The device consists of an electronically and ionically conducting polymer electrode inside a fluid reservoir, and an ionically conducting delivery channel leading out to the target region—for example, the spinal cord. The reservoir is filled with a solution of drugs, neurotransmitters, or other therapeutic substances. When a voltage is applied between the internal electrode and an external counter electrode, substances are “pumped” (electrophoretically transported) out of the reservoir, corresponding directly to the electronic current through the control hardware. Only the intended substance is “pumped”, no liquid is transported, and there is no backwards flow from the target region. (Credit: iStockphoto/Fanny Ståhl)
A small ion pump in organic electronics is giving new hope to people suffering from severe nerve pain. Researchers at Linköping University (LiU) and Karolinska Institutet (KI) are the first in the world with technology that can stop pain impulses in living, freely moving rats using the body’s own pain relief signals. The results of ten years of research are now being published in Science Advances.
The implantable “ion pump” that delivers the body’s own pain alleviators with exact dosage precisely to the location where the pain signals reach the spinal cord for further transmission to the brain, could be in clinical use in five to ten years. Firstly, the device gives hope to the seven percent of the world’s population suffering from nerve pain for whom no other cure has been found – until now. But the pump could also be used to supply therapeutic substances to the brain and other parts of the body in addition to the spinal cord.
“The ion pump can be likened to a pacemaker, except for alleviating pain,” says Professor Magnus Berggren, head of the research conducted by Assistant Professor Daniel Simon and PhD student Amanda Jonsson at the Laboratory of Organic Electronics at Linköping University’s Campus Norrköping, in collaboration with Dr. Zhiyang Song of the Department of Clinical Neuroscience at Karolinska Institutet, where Professor Bengt Linderoth leads the preclinical side of the project.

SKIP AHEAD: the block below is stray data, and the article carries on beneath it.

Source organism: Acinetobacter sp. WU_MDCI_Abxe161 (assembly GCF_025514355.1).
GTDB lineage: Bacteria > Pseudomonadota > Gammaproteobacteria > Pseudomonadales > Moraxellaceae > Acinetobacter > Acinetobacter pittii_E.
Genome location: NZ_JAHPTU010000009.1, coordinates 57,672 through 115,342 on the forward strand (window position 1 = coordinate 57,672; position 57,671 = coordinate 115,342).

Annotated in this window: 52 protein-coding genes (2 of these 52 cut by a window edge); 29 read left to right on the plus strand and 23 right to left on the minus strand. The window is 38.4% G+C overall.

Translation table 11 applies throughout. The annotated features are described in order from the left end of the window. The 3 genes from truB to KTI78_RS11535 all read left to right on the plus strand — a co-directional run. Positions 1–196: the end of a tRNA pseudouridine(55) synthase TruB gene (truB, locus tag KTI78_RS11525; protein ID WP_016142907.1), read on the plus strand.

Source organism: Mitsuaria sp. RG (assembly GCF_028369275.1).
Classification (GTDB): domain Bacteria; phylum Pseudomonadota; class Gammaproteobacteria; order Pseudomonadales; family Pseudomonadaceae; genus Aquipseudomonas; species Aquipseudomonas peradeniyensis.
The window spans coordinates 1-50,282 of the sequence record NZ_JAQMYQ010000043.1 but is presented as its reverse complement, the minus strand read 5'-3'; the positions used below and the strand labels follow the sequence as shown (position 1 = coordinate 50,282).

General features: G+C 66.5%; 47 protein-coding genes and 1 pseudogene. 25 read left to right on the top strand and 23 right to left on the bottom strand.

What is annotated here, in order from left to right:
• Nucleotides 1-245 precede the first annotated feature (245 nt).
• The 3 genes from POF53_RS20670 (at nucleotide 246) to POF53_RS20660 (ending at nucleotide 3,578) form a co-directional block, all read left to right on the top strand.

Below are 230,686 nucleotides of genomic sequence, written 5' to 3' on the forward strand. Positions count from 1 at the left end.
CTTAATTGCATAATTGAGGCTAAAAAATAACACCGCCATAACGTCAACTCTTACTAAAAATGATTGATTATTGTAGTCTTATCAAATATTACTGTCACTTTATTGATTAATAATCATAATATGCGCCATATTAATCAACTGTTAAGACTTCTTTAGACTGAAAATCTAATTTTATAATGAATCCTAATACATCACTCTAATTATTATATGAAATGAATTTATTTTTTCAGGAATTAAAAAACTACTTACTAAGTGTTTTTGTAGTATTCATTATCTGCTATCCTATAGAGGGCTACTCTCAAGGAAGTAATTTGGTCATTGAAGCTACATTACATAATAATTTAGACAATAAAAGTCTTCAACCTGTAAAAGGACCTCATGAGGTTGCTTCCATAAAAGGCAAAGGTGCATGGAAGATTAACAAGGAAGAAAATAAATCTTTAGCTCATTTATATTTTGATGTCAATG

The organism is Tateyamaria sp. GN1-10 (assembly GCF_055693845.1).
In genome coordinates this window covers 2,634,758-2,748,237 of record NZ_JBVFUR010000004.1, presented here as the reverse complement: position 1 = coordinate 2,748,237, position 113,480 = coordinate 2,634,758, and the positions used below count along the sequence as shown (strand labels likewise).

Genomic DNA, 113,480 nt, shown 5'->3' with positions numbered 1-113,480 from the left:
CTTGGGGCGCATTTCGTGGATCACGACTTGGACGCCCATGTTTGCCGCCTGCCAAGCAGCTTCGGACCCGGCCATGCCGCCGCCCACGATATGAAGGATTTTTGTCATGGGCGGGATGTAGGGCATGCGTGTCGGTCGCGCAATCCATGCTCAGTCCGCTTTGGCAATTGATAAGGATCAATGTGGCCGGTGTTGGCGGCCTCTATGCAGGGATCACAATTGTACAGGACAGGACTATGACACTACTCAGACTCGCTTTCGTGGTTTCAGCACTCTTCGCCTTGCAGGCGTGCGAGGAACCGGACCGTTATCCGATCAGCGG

While a pacemaker sends electrical impulses to the heart, the ion pump sends out the body’s own pain alleviator – charged molecules of what are known as neurotransmitters – to the exact place where the damaged nerves come into contact with the spinal cord. This means that the pain impulses never reach the brain. In this case, the device delivered the neurotransmitter γ-aminobutyric acid (GABA), whose natural task is to inhibit stimuli in our central nervous system.
The technological breakthrough described in the Science Advances article is that the researchers constructed the therapeutic implant using organic electronics – a class of materials capable of easy translation between electronic and biochemical signals –and that it has been used to block pain impulses in awake, freely-moving rats. With the help of the ion pump, positively-charged ions can be administered in four different locations, adapted according to the exact points where the nerve endings meet the spinal cord. An electric current through the ion pump is all that is needed for the GABA neurotransmitter to be spread as a thin cloud at these exact locations on the spinal cord. So far, the pain alleviation has had no negative side effects.
“What’s unique is that we’re using organic electronics to send the body’s own chemical signals. The organic materials are easily accepted by the body, and they communicate just as in biology – with charged ions,” says Assistant Professor Simon, who was also the one who presented the initial results in which an ion pump based on plastic electronics could regulate cell functions in living animals, published in Nature Materials in 2009.
Experiments on animals are strictly regulated. In this case they were conducted by researchers at the Karolinska Institute. The regulations for this type of medical advance mean that experiments on animals, for the present, are a must if the technology is to be tested on humans in the future.